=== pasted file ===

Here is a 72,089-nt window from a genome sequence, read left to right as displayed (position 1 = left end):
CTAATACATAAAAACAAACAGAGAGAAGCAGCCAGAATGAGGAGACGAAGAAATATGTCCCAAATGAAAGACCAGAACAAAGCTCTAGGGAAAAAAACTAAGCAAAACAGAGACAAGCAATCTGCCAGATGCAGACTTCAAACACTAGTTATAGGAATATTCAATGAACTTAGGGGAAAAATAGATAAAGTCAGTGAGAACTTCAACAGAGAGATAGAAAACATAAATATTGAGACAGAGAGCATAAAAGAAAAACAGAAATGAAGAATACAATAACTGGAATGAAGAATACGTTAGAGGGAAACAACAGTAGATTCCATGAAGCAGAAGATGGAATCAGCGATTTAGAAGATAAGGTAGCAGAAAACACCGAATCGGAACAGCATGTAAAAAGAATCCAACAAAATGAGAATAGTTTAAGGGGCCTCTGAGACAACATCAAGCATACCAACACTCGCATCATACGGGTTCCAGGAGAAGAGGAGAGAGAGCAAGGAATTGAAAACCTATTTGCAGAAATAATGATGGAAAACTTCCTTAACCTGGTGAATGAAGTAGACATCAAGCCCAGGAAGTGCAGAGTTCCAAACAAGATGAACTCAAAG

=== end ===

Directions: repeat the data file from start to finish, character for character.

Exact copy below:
Here is a 72,089-nt window from a genome sequence, read left to right as displayed (position 1 = left end):
CTAATACATAAAAACAAACAGAGAGAAGCAGCCAGAATGAGGAGACGAAGAAATATGTCCCAAATGAAAGACCAGAACAAAGCTCTAGGGAAAAAAACTAAGCAAAACAGAGACAAGCAATCTGCCAGATGCAGACTTCAAACACTAGTTATAGGAATATTCAATGAACTTAGGGGAAAAATAGATAAAGTCAGTGAGAACTTCAACAGAGAGATAGAAAACATAAATATTGAGACAGAGAGCATAAAAGAAAAACAGAAATGAAGAATACAATAACTGGAATGAAGAATACGTTAGAGGGAAACAACAGTAGATTCCATGAAGCAGAAGATGGAATCAGCGATTTAGAAGATAAGGTAGCAGAAAACACCGAATCGGAACAGCATGTAAAAAGAATCCAACAAAATGAGAATAGTTTAAGGGGCCTCTGAGACAACATCAAGCATACCAACACTCGCATCATACGGGTTCCAGGAGAAGAGGAGAGAGAGCAAGGAATTGAAAACCTATTTGCAGAAATAATGATGGAAAACTTCCTTAACCTGGTGAATGAAGTAGACATCAAGCCCAGGAAGTGCAGAGTTCCAAACAAGATGAACTCAAAG